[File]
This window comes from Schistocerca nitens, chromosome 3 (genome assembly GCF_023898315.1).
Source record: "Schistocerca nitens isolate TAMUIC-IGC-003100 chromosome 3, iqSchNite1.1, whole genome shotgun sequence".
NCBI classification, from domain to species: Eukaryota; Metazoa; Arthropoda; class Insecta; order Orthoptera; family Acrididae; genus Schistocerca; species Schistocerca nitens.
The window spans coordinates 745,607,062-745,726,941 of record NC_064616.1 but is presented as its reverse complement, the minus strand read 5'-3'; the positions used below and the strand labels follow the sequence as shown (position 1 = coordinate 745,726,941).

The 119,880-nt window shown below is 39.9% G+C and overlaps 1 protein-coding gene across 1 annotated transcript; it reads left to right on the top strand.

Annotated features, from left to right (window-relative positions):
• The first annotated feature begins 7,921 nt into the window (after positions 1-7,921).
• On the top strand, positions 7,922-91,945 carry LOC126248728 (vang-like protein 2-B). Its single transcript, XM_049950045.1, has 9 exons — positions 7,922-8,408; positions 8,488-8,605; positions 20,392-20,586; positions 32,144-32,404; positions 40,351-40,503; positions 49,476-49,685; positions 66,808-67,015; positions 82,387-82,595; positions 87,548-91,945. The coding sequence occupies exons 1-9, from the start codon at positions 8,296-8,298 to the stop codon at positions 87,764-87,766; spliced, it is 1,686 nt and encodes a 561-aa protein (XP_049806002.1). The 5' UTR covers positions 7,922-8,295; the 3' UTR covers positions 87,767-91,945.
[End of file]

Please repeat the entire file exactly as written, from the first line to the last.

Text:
This window comes from Schistocerca nitens, chromosome 3 (genome assembly GCF_023898315.1).
Source record: "Schistocerca nitens isolate TAMUIC-IGC-003100 chromosome 3, iqSchNite1.1, whole genome shotgun sequence".
NCBI classification, from domain to species: Eukaryota; Metazoa; Arthropoda; class Insecta; order Orthoptera; family Acrididae; genus Schistocerca; species Schistocerca nitens.
The window spans coordinates 745,607,062-745,726,941 of record NC_064616.1 but is presented as its reverse complement, the minus strand read 5'-3'; the positions used below and the strand labels follow the sequence as shown (position 1 = coordinate 745,726,941).

The 119,880-nt window shown below is 39.9% G+C and overlaps 1 protein-coding gene across 1 annotated transcript; it reads left to right on the top strand.

Annotated features, from left to right (window-relative positions):
• The first annotated feature begins 7,921 nt into the window (after positions 1-7,921).
• On the top strand, positions 7,922-91,945 carry LOC126248728 (vang-like protein 2-B). Its single transcript, XM_049950045.1, has 9 exons — positions 7,922-8,408; positions 8,488-8,605; positions 20,392-20,586; positions 32,144-32,404; positions 40,351-40,503; positions 49,476-49,685; positions 66,808-67,015; positions 82,387-82,595; positions 87,548-91,945. The coding sequence occupies exons 1-9, from the start codon at positions 8,296-8,298 to the stop codon at positions 87,764-87,766; spliced, it is 1,686 nt and encodes a 561-aa protein (XP_049806002.1). The 5' UTR covers positions 7,922-8,295; the 3' UTR covers positions 87,767-91,945.